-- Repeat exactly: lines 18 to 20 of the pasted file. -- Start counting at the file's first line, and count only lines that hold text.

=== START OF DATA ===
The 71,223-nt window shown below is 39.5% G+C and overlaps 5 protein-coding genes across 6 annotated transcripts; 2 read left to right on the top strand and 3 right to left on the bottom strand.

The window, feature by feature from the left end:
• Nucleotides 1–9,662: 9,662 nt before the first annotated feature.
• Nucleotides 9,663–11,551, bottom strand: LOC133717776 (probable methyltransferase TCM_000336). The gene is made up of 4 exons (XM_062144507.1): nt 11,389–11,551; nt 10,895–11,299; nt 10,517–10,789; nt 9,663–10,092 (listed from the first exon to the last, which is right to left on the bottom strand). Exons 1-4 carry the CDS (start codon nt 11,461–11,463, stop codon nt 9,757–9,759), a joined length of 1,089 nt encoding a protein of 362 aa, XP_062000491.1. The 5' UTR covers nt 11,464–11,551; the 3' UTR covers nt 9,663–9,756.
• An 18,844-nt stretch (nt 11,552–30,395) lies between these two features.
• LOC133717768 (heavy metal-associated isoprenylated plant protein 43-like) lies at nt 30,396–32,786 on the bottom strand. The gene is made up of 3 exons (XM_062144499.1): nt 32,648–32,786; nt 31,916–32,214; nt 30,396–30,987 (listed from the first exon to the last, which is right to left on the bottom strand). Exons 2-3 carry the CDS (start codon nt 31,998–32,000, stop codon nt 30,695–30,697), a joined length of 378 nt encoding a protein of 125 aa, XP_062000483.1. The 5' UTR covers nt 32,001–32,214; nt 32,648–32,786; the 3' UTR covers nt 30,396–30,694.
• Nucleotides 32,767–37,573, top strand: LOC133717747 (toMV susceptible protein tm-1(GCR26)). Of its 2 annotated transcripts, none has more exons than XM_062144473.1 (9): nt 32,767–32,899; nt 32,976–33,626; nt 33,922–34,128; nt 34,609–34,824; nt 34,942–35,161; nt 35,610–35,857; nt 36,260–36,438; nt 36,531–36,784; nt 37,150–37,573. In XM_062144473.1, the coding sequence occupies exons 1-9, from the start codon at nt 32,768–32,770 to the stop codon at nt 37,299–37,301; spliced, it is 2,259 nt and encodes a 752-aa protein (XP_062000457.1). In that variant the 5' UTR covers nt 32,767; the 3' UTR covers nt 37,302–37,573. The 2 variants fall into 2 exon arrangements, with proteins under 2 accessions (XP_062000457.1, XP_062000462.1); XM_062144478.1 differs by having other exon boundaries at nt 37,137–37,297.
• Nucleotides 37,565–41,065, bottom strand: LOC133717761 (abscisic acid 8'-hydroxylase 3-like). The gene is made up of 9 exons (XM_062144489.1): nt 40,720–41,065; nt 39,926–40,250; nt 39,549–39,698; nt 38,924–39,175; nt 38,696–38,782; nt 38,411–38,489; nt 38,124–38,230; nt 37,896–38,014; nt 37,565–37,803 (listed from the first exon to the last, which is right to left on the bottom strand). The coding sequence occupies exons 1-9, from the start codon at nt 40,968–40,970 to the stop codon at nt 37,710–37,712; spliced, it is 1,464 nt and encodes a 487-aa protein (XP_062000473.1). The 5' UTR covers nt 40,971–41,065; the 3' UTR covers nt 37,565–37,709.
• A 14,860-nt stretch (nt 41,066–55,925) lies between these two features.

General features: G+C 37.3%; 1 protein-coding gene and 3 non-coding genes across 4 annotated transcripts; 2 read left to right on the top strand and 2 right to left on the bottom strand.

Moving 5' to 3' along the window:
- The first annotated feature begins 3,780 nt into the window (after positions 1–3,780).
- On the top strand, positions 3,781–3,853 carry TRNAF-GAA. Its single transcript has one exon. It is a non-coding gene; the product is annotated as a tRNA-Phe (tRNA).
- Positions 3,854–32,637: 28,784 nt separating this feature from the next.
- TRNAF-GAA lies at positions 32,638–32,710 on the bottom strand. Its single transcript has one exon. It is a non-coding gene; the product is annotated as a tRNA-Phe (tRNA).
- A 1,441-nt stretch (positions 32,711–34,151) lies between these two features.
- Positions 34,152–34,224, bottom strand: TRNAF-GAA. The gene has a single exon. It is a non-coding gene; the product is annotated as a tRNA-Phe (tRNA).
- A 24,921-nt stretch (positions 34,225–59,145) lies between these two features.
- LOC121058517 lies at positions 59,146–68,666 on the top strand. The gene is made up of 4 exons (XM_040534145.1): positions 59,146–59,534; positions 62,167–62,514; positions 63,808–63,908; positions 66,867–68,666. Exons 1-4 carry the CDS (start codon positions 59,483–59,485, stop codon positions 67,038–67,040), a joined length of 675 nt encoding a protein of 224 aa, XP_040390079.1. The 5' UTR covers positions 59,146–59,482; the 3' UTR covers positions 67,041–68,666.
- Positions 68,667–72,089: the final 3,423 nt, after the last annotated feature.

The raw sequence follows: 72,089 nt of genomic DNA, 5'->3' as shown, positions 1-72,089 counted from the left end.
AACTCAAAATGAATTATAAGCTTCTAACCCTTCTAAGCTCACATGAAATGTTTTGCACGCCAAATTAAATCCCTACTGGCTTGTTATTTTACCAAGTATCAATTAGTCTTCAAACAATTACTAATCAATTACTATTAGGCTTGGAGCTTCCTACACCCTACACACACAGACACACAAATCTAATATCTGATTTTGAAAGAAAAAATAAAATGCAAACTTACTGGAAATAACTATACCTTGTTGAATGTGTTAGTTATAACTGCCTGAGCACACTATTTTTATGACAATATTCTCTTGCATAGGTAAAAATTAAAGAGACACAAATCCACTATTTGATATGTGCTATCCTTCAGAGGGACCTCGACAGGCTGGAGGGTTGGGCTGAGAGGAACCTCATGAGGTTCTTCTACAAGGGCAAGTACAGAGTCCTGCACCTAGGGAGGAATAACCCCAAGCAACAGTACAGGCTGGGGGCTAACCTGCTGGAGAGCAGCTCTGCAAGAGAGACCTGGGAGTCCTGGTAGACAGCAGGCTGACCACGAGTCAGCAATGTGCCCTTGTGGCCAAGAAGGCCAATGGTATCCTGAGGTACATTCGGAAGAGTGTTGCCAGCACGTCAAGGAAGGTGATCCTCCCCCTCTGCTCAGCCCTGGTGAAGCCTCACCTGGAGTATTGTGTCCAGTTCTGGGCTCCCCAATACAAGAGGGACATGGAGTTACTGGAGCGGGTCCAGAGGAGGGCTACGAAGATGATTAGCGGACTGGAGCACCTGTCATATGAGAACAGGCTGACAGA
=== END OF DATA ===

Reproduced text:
- A 24,921-nt stretch (positions 34,225–59,145) lies between these two features.
- LOC121058517 lies at positions 59,146–68,666 on the top strand. The gene is made up of 4 exons (XM_040534145.1): positions 59,146–59,534; positions 62,167–62,514; positions 63,808–63,908; positions 66,867–68,666. Exons 1-4 carry the CDS (start codon positions 59,483–59,485, stop codon positions 67,038–67,040), a joined length of 675 nt encoding a protein of 224 aa, XP_040390079.1. The 5' UTR covers positions 59,146–59,482; the 3' UTR covers positions 67,041–68,666.
- Positions 68,667–72,089: the final 3,423 nt, after the last annotated feature.